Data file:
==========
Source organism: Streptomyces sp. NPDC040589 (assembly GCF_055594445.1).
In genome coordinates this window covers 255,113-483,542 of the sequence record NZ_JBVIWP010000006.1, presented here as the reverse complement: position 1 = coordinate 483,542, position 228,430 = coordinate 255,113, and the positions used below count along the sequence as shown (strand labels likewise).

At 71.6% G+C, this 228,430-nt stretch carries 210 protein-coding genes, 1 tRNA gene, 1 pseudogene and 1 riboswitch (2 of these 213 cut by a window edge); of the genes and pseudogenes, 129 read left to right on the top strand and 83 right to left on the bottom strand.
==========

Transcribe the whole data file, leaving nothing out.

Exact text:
Source organism: Streptomyces sp. NPDC040589 (assembly GCF_055594445.1).
In genome coordinates this window covers 255,113-483,542 of the sequence record NZ_JBVIWP010000006.1, presented here as the reverse complement: position 1 = coordinate 483,542, position 228,430 = coordinate 255,113, and the positions used below count along the sequence as shown (strand labels likewise).

At 71.6% G+C, this 228,430-nt stretch carries 210 protein-coding genes, 1 tRNA gene, 1 pseudogene and 1 riboswitch (2 of these 213 cut by a window edge); of the genes and pseudogenes, 129 read left to right on the top strand and 83 right to left on the bottom strand.